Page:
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Safety measures for visitors in your factory

Factories have more health and safety hazards than most workplaces. Between heavy moving objections and slip hazards, everyone in a factory needs to understand the necessary safety precautions. Employees should be thoroughly trained in operating machinery, wearing PPE and tidying their area.

However, visitors also come to factories and often don’t have the same level of health and safety training as the full-time employees. The factory manager must carry out a risk assessment to determine whether it is safe for visitors to be present. The manager has a duty of care to anyone who enters the factory, and they will be held liable for any injuries on site.

Here are a few safety measures that should be in place when visitors are on site.

Undertake a risk assessment

You need to identify the hazards on site that could harm any visitors. Make sure the factory rules are clearly displayed for visitors, including ‘do not enter’ signs. You should also enforce physical barriers and high visibility signs in certain areas of the factory. Permanent fencing can be put in place for areas that consistently pose a risk to employees and visitors of the factory.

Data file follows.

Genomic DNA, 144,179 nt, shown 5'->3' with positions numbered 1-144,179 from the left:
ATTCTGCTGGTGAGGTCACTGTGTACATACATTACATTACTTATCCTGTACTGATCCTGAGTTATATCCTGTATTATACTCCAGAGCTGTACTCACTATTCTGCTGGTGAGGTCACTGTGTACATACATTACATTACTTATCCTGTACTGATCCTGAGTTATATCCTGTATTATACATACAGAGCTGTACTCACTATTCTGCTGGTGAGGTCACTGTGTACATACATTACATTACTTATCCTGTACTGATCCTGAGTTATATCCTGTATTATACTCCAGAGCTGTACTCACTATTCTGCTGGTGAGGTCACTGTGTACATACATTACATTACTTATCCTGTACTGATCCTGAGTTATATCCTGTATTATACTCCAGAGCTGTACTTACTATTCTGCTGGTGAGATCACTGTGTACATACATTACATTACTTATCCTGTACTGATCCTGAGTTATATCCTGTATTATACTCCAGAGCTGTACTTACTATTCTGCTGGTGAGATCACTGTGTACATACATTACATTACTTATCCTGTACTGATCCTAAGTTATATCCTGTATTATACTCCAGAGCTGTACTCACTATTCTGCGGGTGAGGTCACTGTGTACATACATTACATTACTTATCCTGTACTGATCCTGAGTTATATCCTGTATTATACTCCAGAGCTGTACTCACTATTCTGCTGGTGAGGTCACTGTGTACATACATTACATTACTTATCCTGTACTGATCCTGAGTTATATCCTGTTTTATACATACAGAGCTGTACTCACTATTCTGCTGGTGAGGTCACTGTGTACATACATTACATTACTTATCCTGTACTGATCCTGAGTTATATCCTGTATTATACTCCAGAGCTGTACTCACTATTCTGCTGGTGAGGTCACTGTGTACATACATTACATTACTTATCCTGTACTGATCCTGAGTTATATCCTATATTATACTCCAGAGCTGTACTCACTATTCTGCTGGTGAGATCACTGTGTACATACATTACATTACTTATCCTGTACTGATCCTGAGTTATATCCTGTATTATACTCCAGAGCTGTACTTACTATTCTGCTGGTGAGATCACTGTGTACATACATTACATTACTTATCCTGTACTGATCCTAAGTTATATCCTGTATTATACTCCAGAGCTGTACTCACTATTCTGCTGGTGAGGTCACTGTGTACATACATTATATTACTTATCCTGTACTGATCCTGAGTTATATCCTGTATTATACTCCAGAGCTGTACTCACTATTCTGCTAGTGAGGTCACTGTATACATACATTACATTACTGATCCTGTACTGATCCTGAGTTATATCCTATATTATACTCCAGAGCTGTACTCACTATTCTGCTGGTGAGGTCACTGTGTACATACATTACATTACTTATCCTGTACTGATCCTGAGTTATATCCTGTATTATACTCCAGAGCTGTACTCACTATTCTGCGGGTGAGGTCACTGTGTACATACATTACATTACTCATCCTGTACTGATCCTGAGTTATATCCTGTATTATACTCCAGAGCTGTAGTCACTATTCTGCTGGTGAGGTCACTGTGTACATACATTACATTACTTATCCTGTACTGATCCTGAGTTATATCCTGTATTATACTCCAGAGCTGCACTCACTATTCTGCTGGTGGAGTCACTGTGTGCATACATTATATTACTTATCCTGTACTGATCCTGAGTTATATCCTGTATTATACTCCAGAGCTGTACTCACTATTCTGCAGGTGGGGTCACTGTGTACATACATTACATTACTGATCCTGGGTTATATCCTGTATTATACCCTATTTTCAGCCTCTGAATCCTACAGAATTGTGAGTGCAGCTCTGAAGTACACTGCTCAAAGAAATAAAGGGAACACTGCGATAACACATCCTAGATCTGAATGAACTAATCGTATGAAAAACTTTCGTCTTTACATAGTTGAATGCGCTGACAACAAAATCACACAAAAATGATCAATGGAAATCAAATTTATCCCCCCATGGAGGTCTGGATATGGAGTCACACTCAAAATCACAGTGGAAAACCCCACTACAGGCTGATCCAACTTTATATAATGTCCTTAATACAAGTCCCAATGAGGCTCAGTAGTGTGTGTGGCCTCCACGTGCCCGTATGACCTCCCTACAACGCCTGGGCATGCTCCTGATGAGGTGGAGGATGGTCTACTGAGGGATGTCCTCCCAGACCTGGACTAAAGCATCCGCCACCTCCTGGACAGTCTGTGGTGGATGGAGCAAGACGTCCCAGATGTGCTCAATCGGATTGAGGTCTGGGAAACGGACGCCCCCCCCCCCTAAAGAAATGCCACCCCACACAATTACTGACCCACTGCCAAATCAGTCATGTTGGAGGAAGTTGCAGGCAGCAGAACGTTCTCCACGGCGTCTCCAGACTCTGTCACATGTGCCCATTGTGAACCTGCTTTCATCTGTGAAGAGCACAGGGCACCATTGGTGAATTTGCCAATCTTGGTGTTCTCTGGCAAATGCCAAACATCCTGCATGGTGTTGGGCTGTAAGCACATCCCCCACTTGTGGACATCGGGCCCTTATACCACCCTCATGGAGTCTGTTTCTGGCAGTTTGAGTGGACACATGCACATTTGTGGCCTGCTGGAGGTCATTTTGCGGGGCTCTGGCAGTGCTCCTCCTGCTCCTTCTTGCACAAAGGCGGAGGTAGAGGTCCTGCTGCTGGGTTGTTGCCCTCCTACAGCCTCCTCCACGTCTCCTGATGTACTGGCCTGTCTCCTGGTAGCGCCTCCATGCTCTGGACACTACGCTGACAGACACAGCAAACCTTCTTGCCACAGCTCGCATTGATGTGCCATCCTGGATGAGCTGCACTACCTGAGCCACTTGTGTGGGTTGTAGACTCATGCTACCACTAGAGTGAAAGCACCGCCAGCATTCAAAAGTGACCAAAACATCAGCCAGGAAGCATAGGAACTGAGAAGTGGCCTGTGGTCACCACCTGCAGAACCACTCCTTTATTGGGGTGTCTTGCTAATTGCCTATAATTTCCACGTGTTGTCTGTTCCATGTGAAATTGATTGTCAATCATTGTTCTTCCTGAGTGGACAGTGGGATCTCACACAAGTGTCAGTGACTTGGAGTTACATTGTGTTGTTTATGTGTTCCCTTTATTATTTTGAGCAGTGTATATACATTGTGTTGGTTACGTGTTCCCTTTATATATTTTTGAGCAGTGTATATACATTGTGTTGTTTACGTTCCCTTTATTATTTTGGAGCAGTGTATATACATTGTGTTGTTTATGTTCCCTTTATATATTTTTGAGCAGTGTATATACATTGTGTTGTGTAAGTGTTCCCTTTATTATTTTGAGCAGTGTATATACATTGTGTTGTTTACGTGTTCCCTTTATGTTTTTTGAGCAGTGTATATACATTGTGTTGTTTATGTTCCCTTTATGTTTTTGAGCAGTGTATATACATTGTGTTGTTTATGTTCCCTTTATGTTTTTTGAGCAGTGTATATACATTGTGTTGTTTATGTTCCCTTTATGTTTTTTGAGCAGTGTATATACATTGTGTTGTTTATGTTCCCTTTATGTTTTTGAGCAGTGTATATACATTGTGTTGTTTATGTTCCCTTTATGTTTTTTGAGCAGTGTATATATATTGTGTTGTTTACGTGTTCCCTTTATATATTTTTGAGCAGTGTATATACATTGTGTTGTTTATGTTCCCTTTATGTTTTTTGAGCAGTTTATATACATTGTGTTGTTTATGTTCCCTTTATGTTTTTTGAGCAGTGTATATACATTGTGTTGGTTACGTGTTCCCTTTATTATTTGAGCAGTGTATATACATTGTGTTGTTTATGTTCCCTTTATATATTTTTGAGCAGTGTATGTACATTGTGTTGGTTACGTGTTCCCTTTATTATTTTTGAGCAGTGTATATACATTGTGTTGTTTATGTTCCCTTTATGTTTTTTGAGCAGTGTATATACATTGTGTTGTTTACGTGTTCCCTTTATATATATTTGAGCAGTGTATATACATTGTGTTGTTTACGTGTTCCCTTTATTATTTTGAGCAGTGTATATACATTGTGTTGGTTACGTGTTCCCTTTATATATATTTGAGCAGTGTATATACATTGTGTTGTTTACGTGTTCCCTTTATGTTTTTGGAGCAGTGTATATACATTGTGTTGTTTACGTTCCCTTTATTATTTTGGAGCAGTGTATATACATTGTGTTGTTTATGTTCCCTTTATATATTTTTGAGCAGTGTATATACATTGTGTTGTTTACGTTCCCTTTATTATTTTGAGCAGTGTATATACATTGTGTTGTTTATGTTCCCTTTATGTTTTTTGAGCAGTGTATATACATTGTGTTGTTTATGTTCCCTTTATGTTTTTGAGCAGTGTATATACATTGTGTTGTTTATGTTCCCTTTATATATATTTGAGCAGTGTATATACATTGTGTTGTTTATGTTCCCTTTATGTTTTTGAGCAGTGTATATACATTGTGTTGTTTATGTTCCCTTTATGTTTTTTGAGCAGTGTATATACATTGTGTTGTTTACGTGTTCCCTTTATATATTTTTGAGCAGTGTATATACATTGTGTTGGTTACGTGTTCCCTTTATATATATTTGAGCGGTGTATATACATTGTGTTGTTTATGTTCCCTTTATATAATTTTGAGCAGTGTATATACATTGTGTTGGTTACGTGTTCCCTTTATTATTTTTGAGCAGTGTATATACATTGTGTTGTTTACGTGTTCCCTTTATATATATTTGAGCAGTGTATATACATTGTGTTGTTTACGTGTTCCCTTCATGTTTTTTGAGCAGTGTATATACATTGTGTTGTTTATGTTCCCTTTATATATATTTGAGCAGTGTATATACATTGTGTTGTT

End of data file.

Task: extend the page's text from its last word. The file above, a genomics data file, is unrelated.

When visitors first arrive, make sure to brief them on factory procedures, instructions, and any other information. They should be made aware of any significant hazards and the relevant emergency procedures in the case of a fire or accident. Ensure your risk assessments are up to date and all emergency routes are highlighted in the factory.


All visitors and staff members should wear high visibility clothing and protective workwear. The exact PPE will depend on the materials the factory deals with. For example, protective eyewear is needed when operating machinery and dealing with chemicals. Make sure there is enough PPE to go round, and the items are comfortable to wear.

Be aware of visitors.

All visitors must sign in and out on a guest book. Give all visitors a badge that clearly states their name and whether they are visitors or employees. During an emergency, badges make it much easier to identify everyone and guide visitors through any incidents.

Authorisation access is an essential part of factory management. Only certain individuals can access high-risk areas of the site at specific times of the day. Authorisation access rules should be written in a legal document and made available to staff and visitors.

Appointment visits only

You should try to limit the number of visitors at any given time. It’s much easier to keep track of a few individuals on-site than with a large group. Run an appointment only service to control the number of visitors on-site and ensure everyone is accounted for.

Health and safety is an integral part of factory work and should be approached seriously.

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